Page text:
SHARM EL SHEIKH, Egypt — The world leaders, government negotiators, climate scientists and other dignitaries are unlikely to see his name anywhere in Sharm el Sheikh, the beach resort city hosting the COP27 summit. But Alaa Abd El Fattah, Egypt’s most prominent revolutionary voice and its most famous political prisoner, is making his absence felt.
Mr. Abd El Fattah, an activist and software developer who has been imprisoned for most of the last nine years for his condemnations of Egypt’s authoritarian government, went on hunger strike in April, hoping to pressure officials into releasing him. For nearly seven months, he has consumed only milk, honey and tea. In late October, his family said he had stopped eating altogether.
On Sunday, he began refusing water, perhaps bringing himself closer to death just as the United Nations climate conference began.
“I’ve taken a decision to escalate at a time I see as fitting for my struggle for my freedom and the freedom of” other Egyptian prisoners of conscience, Mr. Abd El Fattah’s family members said he had written in his latest letter to them, which they received last week. He called his fellow prisoners “victims of a regime that’s unable to handle its crises except with oppression, unable to reproduce itself except through incarceration.”
The spotlight of COP27 offered Mr. Abd El Fattah’s supporters an opportunity. The government of President Abdel Fattah el-Sisi of Egypt, mindful of its international image, was releasing dozens of other well-known political prisoners as the summit approached. Sensing a chance, Mr. Abd El Fattah’s family enlisted Nobel laureates, celebrities and prominent climate activists to call for his release and put pressure on senior politicians in Britain, where he holds dual citizenship, to raise the issue with the Egyptian government.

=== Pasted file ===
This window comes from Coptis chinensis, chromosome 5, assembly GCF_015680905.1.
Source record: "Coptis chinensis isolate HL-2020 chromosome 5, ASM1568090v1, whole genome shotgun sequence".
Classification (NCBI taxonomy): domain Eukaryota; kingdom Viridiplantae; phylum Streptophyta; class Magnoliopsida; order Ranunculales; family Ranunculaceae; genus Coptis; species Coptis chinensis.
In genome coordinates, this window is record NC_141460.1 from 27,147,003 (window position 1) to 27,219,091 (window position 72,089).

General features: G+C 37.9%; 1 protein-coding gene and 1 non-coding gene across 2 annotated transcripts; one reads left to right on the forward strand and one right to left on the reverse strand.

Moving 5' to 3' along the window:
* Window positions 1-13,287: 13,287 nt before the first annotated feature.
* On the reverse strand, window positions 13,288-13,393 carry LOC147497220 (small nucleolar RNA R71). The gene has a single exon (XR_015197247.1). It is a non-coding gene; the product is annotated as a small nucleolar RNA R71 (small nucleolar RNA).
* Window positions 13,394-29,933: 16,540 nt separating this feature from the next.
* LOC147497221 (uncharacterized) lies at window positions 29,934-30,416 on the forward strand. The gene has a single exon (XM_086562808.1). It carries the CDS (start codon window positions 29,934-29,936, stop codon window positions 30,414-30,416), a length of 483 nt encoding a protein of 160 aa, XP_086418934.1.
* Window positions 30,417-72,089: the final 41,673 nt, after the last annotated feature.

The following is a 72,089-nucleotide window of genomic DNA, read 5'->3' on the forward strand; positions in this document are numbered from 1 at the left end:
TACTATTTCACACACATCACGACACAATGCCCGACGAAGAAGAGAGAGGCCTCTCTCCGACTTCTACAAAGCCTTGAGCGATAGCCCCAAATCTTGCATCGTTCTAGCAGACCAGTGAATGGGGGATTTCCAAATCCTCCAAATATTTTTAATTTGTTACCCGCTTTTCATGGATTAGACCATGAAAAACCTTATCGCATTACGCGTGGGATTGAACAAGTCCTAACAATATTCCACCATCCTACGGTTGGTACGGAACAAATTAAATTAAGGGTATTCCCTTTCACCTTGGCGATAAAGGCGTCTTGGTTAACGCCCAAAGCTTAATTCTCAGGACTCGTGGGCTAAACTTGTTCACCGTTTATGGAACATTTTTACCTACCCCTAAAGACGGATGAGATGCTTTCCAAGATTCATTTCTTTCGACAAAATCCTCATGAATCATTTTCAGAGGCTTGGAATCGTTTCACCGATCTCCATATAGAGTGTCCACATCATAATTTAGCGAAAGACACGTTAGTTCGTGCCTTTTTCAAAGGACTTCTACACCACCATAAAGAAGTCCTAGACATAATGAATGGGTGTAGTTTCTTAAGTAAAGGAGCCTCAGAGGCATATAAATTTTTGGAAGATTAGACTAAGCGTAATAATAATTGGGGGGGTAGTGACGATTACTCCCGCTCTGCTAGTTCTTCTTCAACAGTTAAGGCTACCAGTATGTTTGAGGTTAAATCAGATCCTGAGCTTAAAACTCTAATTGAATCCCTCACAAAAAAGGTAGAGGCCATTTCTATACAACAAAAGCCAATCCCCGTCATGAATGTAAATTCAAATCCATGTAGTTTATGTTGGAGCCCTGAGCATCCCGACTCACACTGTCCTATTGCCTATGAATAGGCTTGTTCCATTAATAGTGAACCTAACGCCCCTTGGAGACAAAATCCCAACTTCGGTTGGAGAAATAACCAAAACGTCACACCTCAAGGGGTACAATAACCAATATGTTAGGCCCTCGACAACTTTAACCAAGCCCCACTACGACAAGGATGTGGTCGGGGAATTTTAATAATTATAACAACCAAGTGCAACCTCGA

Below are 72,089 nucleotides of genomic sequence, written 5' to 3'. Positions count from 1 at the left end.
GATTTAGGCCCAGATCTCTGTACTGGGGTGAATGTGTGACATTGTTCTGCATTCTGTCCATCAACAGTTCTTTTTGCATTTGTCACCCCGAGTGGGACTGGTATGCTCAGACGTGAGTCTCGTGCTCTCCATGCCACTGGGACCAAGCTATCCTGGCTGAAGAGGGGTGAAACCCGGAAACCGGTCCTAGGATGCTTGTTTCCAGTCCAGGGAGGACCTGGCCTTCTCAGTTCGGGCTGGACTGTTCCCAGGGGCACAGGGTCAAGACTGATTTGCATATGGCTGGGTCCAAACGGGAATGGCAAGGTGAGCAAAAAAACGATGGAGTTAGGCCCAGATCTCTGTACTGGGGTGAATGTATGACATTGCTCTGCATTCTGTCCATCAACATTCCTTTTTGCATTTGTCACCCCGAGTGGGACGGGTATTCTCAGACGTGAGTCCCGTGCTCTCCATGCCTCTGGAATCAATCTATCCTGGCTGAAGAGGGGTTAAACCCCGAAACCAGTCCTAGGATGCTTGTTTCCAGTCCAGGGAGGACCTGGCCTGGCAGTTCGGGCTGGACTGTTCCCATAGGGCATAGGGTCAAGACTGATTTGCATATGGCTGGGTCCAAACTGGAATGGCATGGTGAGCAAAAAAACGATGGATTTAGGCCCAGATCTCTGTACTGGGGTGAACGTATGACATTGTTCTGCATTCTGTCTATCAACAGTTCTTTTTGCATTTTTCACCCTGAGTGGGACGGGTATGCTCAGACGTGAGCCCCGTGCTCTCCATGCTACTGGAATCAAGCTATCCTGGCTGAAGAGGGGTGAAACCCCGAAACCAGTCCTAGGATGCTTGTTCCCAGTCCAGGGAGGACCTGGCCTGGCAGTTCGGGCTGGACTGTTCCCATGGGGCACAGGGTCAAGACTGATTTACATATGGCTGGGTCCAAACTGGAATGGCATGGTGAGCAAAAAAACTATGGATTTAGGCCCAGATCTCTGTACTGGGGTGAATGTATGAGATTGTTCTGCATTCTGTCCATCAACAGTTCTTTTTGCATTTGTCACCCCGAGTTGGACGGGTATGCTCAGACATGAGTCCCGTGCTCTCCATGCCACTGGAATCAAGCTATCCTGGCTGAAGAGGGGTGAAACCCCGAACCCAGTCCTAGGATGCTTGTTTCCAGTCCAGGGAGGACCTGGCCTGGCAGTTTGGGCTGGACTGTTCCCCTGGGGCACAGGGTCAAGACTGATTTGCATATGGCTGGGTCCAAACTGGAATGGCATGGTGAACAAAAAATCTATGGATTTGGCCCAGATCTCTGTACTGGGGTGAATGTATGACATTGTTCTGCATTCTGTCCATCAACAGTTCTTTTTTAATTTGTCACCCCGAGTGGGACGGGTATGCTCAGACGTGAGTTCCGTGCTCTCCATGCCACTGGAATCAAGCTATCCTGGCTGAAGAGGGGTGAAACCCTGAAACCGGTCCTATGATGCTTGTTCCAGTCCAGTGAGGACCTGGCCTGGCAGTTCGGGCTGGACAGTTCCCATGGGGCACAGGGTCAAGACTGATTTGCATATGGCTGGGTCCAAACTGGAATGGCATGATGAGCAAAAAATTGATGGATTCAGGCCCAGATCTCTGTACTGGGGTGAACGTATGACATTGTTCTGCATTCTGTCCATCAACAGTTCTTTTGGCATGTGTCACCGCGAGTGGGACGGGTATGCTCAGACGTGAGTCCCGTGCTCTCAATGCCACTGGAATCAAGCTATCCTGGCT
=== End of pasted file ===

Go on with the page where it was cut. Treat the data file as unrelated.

But it has all been for next to naught: Egyptian officials have denied that Mr. Abd El Fattah is on hunger strike, or, until recently, that they held any political prisoners at all.
Earlier this year, the Egyptian authorities transferred him to another prison and improved his detention conditions, lifting the strict ban on books, newspapers, hot water, bedding and outdoor exercise that had in part prompted his hunger strike. Still, they continued prohibiting visits from British consular officers.
Political chaos in Britain, which has had three prime ministers since September, has not helped. Britain’s new leader, Rishi Sunak, wrote in a letter on Saturday to Sanaa Seif, one of Mr. Abd El Fattah’s sisters, that he would “continue to stress to President Sisi the importance that we attach to the swift resolution of Alaa’s case, and an end to his unacceptable treatment.”
Britain’s former prime minister, Boris Johnson, called again on Monday for Mr. Abd El Fattah to be freed. “It is my strong belief that he should be released and have consular access,” Mr Johnson said at an event hosted by The New York Times on the sidelines of COP27.
But Ms. Seif and her family have said that bringing up Mr. Abd El Fattah’s case at COP27 may be too late.
Born to a family of dissidents, Mr. Abd El Fattah came to widespread prominence during Egypt’s 2011 Arab Spring uprising, when he participated in and regularly wrote about the mass antigovernment protests under the Twitter handle @Alaa. His revolutionary activities made him a hero to many young Egyptians and a target for the authorities: He was arrested in 2006, 2011 and 2013 over various protests, critical articles and social media posts. His most recent detention came in September 2019.
He was held for two years without trial before being tried and swiftly convicted in December 2021 for posting on Facebook about rights violations in prison.
Max Bearak contributed reporting.